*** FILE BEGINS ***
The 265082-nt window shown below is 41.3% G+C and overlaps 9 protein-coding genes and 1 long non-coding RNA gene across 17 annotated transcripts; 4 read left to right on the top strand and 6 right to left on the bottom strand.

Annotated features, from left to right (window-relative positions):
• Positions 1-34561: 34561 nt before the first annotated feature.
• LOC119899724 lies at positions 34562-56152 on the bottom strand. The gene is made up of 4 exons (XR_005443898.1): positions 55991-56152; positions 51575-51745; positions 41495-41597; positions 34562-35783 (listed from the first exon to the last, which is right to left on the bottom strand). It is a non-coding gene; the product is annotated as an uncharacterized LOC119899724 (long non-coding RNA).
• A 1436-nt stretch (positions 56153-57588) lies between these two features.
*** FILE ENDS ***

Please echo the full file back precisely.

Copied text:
The 265082-nt window shown below is 41.3% G+C and overlaps 9 protein-coding genes and 1 long non-coding RNA gene across 17 annotated transcripts; 4 read left to right on the top strand and 6 right to left on the bottom strand.

Annotated features, from left to right (window-relative positions):
• Positions 1-34561: 34561 nt before the first annotated feature.
• LOC119899724 lies at positions 34562-56152 on the bottom strand. The gene is made up of 4 exons (XR_005443898.1): positions 55991-56152; positions 51575-51745; positions 41495-41597; positions 34562-35783 (listed from the first exon to the last, which is right to left on the bottom strand). It is a non-coding gene; the product is annotated as an uncharacterized LOC119899724 (long non-coding RNA).
• A 1436-nt stretch (positions 56153-57588) lies between these two features.